Most snakes aren't dangerous to humans. Only about 15% worldwide and 20% in the United States are venomous. In North America, these include the rattlesnake, coral snake, water moccasin and copperhead. Their bites can cause severe injuries and sometimes death.
If a venomous snake bites you, call 911 or your local emergency number immediately, especially if the bitten area changes color, begins to swell or is painful. Many emergency rooms stock antivenom drugs, which may help you.
If possible, take these steps while waiting for medical help:
- Move beyond the snake's striking distance.
- Remain still and calm to help slow the spread of venom.
- Remove jewelry and tight clothing before you start to swell.
- Position yourself, if possible, so that the bite is at or below the level of your heart.
- Clean the wound with soap and water. Cover it with a clean, dry dressing.
- Don't use a tourniquet or apply ice.
- Don't cut the wound or attempt to remove the venom.
- Don't drink caffeine or alcohol, which could speed your body's absorption of venom.
- Don't try to capture the snake. Try to remember its color and shape so that you can describe it, which will help in your treatment. If you have a smartphone with you and it won't delay your getting help, take a picture of the snake from a safe distance to help with identification.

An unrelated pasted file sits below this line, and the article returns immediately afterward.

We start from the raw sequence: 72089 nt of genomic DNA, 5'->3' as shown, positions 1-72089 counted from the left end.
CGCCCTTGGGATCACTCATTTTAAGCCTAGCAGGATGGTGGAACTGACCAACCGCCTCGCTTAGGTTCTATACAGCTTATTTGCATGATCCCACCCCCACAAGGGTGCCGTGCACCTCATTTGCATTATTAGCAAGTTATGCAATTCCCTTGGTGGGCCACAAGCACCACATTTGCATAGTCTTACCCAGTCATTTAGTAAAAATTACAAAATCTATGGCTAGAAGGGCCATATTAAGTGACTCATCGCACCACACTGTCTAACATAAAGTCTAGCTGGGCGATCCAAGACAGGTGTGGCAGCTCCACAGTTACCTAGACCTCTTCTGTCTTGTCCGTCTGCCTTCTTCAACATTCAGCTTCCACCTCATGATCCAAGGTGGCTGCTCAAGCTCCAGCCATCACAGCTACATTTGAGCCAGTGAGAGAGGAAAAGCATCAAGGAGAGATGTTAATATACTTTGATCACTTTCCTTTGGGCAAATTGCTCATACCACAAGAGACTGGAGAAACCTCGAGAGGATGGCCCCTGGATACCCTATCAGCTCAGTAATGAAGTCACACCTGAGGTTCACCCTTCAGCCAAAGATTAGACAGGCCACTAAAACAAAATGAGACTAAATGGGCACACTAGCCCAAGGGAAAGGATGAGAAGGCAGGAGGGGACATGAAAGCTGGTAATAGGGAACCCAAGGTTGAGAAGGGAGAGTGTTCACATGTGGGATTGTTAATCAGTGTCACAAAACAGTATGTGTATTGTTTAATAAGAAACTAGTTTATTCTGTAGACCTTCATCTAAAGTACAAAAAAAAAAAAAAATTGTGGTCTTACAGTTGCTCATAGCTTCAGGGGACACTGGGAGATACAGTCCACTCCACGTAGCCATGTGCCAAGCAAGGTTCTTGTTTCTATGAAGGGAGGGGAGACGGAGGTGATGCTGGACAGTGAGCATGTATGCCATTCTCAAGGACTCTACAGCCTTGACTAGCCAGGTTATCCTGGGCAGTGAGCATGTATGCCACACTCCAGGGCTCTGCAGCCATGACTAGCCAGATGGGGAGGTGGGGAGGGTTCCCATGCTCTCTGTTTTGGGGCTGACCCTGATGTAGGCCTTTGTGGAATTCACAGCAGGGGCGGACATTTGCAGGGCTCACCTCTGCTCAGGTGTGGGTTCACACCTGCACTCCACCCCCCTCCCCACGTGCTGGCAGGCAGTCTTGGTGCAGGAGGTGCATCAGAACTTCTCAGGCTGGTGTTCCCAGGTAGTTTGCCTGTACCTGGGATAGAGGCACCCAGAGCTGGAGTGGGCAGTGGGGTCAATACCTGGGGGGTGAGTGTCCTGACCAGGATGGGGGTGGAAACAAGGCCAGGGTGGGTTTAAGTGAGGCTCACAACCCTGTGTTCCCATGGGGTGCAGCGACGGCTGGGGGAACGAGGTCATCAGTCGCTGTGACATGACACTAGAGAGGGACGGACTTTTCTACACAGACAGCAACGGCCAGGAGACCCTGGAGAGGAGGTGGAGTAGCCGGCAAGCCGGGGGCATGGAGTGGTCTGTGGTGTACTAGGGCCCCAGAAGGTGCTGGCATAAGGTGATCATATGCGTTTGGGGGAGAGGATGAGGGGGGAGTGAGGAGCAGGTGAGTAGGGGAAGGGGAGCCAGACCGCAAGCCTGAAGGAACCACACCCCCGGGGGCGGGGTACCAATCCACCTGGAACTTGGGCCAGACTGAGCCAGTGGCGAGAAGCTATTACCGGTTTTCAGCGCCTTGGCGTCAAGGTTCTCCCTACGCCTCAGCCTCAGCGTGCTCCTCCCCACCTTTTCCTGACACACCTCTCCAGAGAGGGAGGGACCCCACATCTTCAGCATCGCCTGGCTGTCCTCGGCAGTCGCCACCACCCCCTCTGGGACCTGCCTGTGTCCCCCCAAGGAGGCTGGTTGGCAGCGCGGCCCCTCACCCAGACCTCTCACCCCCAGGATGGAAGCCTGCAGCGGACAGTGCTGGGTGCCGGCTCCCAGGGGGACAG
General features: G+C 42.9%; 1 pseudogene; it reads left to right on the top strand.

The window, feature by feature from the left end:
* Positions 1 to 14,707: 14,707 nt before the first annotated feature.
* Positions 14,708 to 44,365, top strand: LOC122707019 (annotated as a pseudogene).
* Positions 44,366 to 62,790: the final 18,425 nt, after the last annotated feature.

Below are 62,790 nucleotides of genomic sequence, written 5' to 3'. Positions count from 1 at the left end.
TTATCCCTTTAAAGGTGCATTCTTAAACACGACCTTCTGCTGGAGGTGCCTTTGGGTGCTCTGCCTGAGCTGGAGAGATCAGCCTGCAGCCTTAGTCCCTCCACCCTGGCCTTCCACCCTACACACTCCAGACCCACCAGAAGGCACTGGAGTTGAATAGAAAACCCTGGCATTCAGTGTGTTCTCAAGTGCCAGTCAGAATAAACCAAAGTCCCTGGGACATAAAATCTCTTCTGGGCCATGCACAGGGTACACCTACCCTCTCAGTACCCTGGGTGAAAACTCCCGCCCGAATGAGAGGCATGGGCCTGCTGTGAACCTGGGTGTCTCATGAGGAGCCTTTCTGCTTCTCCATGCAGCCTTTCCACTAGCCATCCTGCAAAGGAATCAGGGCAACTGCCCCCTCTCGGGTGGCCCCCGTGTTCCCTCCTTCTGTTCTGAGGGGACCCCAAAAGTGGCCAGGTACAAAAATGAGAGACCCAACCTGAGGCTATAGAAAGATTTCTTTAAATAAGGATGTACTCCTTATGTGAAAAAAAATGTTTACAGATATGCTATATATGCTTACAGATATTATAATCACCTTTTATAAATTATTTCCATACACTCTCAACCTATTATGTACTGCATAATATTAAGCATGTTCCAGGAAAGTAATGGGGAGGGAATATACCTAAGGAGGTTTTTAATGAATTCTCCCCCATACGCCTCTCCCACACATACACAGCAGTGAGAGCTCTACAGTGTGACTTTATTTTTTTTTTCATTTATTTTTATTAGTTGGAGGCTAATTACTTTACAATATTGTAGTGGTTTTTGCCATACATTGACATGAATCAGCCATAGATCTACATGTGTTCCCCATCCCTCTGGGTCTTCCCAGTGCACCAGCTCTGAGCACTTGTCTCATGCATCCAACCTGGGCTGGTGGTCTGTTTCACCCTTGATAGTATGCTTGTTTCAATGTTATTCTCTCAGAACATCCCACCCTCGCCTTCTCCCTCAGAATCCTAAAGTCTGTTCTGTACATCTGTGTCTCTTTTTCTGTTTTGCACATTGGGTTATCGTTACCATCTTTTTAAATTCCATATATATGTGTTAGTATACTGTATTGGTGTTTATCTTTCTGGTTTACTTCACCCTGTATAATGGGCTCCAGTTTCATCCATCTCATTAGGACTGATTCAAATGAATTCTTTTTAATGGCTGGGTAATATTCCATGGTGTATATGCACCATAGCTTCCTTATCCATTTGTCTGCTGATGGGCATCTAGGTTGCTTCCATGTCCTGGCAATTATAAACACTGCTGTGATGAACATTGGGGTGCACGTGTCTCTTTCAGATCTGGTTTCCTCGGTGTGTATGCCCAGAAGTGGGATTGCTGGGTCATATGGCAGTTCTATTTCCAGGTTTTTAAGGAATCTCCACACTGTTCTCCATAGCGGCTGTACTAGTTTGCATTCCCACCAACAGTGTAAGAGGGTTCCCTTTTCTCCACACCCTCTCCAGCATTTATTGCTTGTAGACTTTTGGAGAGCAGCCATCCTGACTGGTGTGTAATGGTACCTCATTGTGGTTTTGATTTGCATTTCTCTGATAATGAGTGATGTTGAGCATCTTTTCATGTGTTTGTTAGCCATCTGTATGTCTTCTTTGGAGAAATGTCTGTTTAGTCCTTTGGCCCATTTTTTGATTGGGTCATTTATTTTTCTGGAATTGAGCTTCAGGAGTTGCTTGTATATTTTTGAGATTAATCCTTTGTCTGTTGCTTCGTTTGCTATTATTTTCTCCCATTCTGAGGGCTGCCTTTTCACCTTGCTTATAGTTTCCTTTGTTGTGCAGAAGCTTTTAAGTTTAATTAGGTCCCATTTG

Most snakebites occur on the extremities. Typical symptoms of the bite from a nonvenomous snake are pain and scratches at the site.
Usually, after a bite from a venomous snake, there is severe burning pain at the site within 15 to 30 minutes. This can progress to swelling and bruising at the wound and all the way up the arm or leg. Other signs and symptoms include nausea, labored breathing and a general sense of weakness, as well as an odd taste in the mouth.
Some snakes, such as coral snakes, have toxins that cause neurological symptoms, such as skin tingling, difficulty speaking and weakness.
Sometimes, a venomous snake can bite without injecting venom. The result of these "dry bites" is irritation at the site.
Most venomous snakes in North America have eyes like slits and are known as pit vipers. Their heads are triangular and they have fangs. One exception is the coral snake, which has a rounded head and round pupils. Nonvenomous snakes typically have rounded heads, round pupils and no fangs.
June 16, 2020
- Snakebites. Merck Manual Professional Version. https://www.merckmanuals.com/professional/injuries-poisoning/bites-and-stings/snakebites?query=snake%20bite. Accessed June 24, 2019.
- Papadakis MA, et al., eds. Poisoning. In: Current Medical Diagnosis & Treatment 2019. 58th ed. New York, N.Y.: McGraw-Hill Education; 2019. https://accessmedicine.mhmedical.com. Accessed June 24, 2019.
- Seifert SA. Evaluation and management of Crotalinae (rattlesnake, water moccasin [cottonmouth], or copperhead) bites in the United States. https://www.uptodate.com/contents/search. Accessed June 24, 2019.
- Venomous snakes. Centers for Disease Control and Prevention. https://www.cdc.gov/niosh/topics/snakes/. Accessed June 24, 2019.
- Venomous snakes: Types of venomous snakes. Centers for Disease Control and Prevention. https://www.cdc.gov/niosh/topics/snakes/types.html. Accessed June 24, 2019.